The third time was a charm for Creatures of the Wind’s Shane Gabier and Christopher Peters, who won the Swarovski Award for Womenswear after being nominated in 2012 and 2013—bravo, boys! And to round things out, Tim Coppens and Irene Neuwirth earned the Swarovski Award for Menswear and Accessories respectively. The big winners were in good company, and shared the stage with such honorees as Tom Ford, Raf Simons, and a crystal-clad Rihanna. As host John Waters put it, “Fashion is power.” Tonight’s celebrated designers and icons certainly have a lot of it. Congratulations to this year’s victors and honorees, all of whom are listed below. Don’t forget to check out our complete coverage of the CFDA Awards, here.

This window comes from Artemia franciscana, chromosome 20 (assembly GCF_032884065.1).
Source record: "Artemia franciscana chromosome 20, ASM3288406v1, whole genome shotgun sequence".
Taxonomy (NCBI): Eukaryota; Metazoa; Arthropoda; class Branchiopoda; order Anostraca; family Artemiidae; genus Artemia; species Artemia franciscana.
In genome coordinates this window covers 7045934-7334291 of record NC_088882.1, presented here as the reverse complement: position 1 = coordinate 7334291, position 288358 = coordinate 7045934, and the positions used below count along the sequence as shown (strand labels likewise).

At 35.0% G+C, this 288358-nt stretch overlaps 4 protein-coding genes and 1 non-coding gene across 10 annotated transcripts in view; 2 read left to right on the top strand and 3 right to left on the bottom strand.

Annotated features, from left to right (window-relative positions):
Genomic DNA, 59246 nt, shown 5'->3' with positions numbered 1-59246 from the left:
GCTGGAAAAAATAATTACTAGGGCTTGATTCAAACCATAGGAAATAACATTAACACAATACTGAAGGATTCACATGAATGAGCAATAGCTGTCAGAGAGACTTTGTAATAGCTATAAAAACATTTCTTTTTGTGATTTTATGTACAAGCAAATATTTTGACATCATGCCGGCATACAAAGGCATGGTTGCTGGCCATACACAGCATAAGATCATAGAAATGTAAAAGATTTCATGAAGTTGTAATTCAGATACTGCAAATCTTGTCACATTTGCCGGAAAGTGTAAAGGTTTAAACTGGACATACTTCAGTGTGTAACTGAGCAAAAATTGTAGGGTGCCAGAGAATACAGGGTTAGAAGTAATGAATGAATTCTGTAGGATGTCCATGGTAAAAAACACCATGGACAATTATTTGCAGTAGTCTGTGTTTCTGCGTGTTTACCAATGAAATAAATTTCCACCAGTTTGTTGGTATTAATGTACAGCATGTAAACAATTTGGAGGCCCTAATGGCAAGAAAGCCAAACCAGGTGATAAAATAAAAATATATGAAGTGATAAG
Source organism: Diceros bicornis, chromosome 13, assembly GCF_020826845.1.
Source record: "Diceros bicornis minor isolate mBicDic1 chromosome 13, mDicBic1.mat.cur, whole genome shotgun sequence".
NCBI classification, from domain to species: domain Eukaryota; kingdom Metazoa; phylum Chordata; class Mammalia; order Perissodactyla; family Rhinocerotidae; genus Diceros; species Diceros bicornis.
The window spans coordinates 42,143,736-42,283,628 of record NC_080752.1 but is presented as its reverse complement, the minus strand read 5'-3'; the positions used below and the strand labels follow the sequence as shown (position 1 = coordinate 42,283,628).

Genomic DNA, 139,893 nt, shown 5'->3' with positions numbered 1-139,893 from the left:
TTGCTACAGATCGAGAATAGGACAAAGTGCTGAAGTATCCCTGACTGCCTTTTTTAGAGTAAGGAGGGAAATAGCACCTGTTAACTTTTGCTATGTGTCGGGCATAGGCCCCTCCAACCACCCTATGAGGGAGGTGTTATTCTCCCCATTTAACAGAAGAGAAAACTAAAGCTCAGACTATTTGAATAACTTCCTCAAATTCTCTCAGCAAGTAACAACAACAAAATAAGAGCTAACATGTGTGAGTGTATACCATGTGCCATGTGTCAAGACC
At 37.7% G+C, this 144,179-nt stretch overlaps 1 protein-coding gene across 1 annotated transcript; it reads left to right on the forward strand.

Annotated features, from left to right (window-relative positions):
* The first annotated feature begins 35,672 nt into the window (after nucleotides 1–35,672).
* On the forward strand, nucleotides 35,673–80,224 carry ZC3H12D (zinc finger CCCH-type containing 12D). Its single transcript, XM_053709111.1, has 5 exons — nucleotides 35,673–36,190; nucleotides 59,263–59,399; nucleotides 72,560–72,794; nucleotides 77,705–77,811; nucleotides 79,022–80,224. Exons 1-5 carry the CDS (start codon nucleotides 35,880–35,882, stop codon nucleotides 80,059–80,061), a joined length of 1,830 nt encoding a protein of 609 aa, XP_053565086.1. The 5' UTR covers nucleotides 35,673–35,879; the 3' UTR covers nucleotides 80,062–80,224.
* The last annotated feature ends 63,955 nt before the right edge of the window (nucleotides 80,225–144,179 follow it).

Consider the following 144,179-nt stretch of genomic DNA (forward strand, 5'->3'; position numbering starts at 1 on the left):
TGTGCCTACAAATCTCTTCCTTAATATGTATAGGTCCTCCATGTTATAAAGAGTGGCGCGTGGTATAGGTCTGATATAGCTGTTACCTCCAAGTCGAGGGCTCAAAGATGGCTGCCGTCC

WOMENSWEAR DESIGNER OF THE YEAR
Joseph Altuzarra for Altuzarra

MENSWEAR DESIGNER OF THE YEAR
Maxwell Osborne and Dao-Yi Chow for Public School

ACCESSORIES DESIGNER OF THE YEAR
Mary-Kate Olsen and Ashley Olsen for The Row

SWAROVSKI AWARD FOR WOMENSWEAR
Shane Gabier and Christopher Peters for Creatures of the Wind

SWAROVSKI AWARD FOR MENSWEAR
Tim Coppens

SWAROVSKI AWARD FOR ACCESSORIES
Irene Neuwirth

GEOFFREY BEENE LIFETIME ACHIEVEMENT AWARD
Tom Ford

INTERNATIONAL AWARD
Raf Simons for Christian Dior

FASHION ICON OF THE YEAR AWARD
Rihanna

THE MEDIA AWARD IN HONOR OF EUGENIA SHEPPARD
Paul Cavaco

THE FOUNDER’S AWARD IN HONOR OF ELEANOR LAMBERT
Bethann Hardison

BOARD OF DIRECTORS’ TRIBUTE
Ruth Finley

Photo: Getty Images

Tim Blanks Revisits Galliano’s “Wedding in Hell” for Dior Haute Couture ’00

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Dior